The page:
What these Progressives had in common was the belief in the elevating power of education as well as their interest to give back to their communities. Most of the Progressive era reformers were not as involved with education as these examples might suggest, nonetheless the Progressive Era is characterized as identifying problems, using certain tools to address those problems, and applying corrective actions to put an end to those problems.

There were two basic, and sometimes opposing, views on how Progressive reform should take place: reform from within or reform from without. In the former, Progressives tended to believe that problems were local, and thus solutions (and actors) needed to be local. This grassroots, volunteer mentality was exceptionally widespread in wake of massive westward migration following the Civil War. An example of this type of Progressive reform was the Settlement House movement, led by a young college graduate, Jane Addams. Other Progressive reformers believed that problems could be best identified when viewed from above and thus solutions tended to be thorough when applied by those on high. An example of this top-down approach was President Theodore Roosevelt. Roosevelt did not necessarily disagree with the problems that folks such as Addams identified; he just believed that he, as president, was in the best place and at the right time to fix those problems. There were various types of Progressive reform to include reforming the ills of society (such as tackling issues of poverty, immorality, or disease), addressing human foibles (such as alcoholism, gambling, or drug addiction), addressing inequalities in American life (such as women’s right to vote or own property), and altering American foreign policy (which was addressed in the previous chapter). This chapter examines domestic Progressive reform.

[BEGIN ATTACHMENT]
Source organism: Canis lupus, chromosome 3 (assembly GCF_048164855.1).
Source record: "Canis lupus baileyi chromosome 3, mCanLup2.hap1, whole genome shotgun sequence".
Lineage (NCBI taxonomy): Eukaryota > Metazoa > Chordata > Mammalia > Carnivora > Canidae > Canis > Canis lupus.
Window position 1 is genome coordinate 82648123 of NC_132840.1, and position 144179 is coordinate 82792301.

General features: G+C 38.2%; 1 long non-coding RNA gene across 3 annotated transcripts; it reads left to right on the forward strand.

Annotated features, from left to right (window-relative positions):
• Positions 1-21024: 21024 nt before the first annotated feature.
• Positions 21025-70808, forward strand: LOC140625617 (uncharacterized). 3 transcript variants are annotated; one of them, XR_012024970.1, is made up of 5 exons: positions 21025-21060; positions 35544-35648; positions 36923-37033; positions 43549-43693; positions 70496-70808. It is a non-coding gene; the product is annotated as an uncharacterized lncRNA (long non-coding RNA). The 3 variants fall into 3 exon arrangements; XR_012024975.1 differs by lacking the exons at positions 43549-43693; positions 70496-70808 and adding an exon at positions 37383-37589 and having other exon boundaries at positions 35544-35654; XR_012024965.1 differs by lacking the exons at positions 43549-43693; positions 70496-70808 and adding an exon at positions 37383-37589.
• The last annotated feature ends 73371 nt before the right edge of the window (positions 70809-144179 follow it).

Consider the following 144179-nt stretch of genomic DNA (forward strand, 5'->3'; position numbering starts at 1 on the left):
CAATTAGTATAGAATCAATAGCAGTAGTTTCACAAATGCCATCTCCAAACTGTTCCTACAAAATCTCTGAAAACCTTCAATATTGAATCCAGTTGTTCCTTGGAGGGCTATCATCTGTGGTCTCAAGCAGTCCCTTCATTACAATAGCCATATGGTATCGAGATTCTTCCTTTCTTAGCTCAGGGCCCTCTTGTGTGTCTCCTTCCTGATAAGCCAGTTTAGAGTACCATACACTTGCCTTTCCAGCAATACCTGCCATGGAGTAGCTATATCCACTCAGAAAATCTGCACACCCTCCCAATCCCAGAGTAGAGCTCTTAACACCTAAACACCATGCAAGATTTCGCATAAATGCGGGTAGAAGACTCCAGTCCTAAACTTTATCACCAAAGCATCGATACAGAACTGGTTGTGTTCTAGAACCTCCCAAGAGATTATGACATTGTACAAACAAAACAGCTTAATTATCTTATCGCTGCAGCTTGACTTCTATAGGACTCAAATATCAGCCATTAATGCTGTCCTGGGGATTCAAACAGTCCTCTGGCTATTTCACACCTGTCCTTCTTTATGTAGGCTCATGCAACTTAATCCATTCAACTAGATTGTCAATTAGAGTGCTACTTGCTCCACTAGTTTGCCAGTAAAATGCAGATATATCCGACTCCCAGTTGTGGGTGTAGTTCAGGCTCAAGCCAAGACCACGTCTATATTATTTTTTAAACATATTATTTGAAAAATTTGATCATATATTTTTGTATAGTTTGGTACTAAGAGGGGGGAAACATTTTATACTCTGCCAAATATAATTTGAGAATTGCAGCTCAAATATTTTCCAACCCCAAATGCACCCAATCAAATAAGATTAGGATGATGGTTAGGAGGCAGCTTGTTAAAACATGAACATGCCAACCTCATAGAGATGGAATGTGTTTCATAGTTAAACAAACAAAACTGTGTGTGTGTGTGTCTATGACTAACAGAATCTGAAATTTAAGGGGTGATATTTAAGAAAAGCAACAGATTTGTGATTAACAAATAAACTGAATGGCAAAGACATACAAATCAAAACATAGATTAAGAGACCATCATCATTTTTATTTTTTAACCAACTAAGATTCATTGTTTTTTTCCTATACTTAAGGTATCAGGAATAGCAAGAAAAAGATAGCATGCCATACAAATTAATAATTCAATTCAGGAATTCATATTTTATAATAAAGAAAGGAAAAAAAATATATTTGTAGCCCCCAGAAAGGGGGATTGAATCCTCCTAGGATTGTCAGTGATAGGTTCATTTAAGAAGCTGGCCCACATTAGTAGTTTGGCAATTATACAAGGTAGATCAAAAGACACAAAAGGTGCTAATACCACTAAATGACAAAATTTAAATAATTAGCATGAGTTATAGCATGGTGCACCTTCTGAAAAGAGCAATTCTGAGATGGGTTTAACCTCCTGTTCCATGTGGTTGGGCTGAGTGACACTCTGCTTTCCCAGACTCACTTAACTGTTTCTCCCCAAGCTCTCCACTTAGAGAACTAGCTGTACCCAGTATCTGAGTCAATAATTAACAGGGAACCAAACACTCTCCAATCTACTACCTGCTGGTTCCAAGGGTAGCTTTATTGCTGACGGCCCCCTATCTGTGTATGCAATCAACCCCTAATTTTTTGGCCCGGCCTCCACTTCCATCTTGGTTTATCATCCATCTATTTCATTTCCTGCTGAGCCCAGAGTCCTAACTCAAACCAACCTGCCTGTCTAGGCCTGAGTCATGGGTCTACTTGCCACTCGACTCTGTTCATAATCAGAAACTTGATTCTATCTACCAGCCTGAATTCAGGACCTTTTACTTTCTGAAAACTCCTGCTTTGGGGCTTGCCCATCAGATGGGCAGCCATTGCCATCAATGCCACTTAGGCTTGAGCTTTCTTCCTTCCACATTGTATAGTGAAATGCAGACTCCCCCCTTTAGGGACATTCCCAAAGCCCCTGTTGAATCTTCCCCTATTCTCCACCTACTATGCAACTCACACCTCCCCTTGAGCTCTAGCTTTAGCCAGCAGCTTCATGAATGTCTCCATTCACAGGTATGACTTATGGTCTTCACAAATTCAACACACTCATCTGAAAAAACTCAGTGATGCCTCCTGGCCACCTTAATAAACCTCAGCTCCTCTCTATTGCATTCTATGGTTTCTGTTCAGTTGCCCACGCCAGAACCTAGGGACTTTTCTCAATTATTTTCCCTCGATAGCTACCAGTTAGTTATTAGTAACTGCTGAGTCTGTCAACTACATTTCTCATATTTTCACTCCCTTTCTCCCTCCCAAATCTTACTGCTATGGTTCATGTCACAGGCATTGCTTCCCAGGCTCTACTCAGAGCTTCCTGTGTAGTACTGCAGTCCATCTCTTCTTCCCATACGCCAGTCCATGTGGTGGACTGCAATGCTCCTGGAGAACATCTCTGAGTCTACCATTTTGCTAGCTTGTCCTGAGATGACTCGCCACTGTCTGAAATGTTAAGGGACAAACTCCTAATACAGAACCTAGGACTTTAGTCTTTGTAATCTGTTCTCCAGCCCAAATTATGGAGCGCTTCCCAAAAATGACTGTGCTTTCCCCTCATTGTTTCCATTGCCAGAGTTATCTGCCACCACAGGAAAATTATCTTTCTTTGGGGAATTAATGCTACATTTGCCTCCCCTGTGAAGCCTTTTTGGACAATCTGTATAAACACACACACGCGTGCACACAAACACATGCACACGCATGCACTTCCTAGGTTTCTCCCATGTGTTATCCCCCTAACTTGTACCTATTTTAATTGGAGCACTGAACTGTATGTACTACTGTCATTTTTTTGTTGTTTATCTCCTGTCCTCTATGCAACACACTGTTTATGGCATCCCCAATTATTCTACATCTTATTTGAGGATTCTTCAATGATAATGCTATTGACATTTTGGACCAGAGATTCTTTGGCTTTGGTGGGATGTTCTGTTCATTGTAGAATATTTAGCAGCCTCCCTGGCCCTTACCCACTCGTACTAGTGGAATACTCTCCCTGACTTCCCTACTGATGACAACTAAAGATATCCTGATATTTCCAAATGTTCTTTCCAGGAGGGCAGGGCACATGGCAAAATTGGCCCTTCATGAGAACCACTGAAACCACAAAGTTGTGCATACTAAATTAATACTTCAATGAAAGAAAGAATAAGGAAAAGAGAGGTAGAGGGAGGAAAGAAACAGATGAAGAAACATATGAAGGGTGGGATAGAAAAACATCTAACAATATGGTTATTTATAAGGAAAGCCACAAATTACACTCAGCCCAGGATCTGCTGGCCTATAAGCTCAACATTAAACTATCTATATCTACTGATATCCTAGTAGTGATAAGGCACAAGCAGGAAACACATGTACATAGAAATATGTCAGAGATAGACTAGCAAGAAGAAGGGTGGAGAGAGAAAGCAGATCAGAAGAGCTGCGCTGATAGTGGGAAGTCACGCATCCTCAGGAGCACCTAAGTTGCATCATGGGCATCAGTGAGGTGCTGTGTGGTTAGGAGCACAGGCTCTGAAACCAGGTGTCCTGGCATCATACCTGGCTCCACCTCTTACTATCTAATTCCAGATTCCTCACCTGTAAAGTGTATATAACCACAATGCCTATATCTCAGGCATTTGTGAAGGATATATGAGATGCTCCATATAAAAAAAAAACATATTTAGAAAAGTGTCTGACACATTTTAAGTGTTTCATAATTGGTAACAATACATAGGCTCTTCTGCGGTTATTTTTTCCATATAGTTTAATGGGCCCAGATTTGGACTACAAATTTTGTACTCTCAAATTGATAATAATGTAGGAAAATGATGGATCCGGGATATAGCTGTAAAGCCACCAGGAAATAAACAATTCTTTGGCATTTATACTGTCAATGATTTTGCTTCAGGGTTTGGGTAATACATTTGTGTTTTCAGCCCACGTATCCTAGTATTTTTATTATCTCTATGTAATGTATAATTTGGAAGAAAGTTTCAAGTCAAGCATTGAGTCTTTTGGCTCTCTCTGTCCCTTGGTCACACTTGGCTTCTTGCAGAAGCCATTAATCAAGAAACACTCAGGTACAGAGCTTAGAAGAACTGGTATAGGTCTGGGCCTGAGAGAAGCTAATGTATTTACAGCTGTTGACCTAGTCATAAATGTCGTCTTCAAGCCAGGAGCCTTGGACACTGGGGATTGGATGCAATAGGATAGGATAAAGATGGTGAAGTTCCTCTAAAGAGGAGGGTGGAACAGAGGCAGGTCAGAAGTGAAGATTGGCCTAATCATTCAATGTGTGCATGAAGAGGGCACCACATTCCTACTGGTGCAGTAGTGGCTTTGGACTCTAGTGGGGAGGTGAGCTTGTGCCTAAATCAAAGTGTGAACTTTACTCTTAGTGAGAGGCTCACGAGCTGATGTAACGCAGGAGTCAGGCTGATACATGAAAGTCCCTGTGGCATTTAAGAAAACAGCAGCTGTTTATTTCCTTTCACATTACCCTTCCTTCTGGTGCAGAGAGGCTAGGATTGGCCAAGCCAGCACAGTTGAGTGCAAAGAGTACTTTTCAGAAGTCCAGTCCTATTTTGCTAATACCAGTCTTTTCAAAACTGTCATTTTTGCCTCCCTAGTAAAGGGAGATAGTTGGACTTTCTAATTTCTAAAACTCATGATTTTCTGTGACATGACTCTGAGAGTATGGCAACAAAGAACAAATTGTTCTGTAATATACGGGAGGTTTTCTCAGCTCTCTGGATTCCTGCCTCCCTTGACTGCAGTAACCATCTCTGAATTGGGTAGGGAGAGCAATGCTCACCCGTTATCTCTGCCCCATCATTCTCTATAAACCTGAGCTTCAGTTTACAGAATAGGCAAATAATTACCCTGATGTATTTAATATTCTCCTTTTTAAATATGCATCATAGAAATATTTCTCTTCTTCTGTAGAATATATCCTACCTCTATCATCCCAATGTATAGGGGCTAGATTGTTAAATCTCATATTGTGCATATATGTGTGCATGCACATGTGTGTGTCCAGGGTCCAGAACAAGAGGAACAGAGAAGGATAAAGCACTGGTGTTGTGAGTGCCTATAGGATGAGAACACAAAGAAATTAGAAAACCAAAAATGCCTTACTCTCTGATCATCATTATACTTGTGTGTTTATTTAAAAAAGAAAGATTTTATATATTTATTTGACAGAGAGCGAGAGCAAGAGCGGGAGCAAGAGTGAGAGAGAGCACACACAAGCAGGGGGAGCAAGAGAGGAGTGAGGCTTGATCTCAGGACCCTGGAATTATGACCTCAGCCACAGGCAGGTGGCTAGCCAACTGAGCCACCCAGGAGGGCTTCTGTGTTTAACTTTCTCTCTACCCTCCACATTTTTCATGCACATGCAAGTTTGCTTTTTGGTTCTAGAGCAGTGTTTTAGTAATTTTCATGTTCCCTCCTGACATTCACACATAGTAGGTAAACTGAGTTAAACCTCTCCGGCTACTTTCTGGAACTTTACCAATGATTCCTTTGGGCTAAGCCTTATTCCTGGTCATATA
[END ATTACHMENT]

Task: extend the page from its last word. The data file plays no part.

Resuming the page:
Next Chapter

Textbook content produced by Dr. James Ross-Nazzal is licensed under a Creative Commons Attribution License 3.0 license.http://creativecommons.org/licenses/by/3.0/

Download for free at http://cnx.org/contents/975fa4e6-56c8-42cd-a1a2-04722d7724b8@3.3.